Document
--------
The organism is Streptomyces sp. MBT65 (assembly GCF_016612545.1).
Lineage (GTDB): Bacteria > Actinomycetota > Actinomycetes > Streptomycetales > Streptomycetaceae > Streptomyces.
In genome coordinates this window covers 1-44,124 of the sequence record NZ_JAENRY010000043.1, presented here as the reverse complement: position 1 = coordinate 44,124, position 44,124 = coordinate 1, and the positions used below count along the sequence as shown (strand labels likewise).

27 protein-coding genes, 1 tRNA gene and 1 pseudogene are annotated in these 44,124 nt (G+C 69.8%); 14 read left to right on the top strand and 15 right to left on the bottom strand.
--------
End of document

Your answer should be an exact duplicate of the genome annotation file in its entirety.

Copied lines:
The organism is Streptomyces sp. MBT65 (assembly GCF_016612545.1).
Lineage (GTDB): Bacteria > Actinomycetota > Actinomycetes > Streptomycetales > Streptomycetaceae > Streptomyces.
In genome coordinates this window covers 1-44,124 of the sequence record NZ_JAENRY010000043.1, presented here as the reverse complement: position 1 = coordinate 44,124, position 44,124 = coordinate 1, and the positions used below count along the sequence as shown (strand labels likewise).

27 protein-coding genes, 1 tRNA gene and 1 pseudogene are annotated in these 44,124 nt (G+C 69.8%); 14 read left to right on the top strand and 15 right to left on the bottom strand.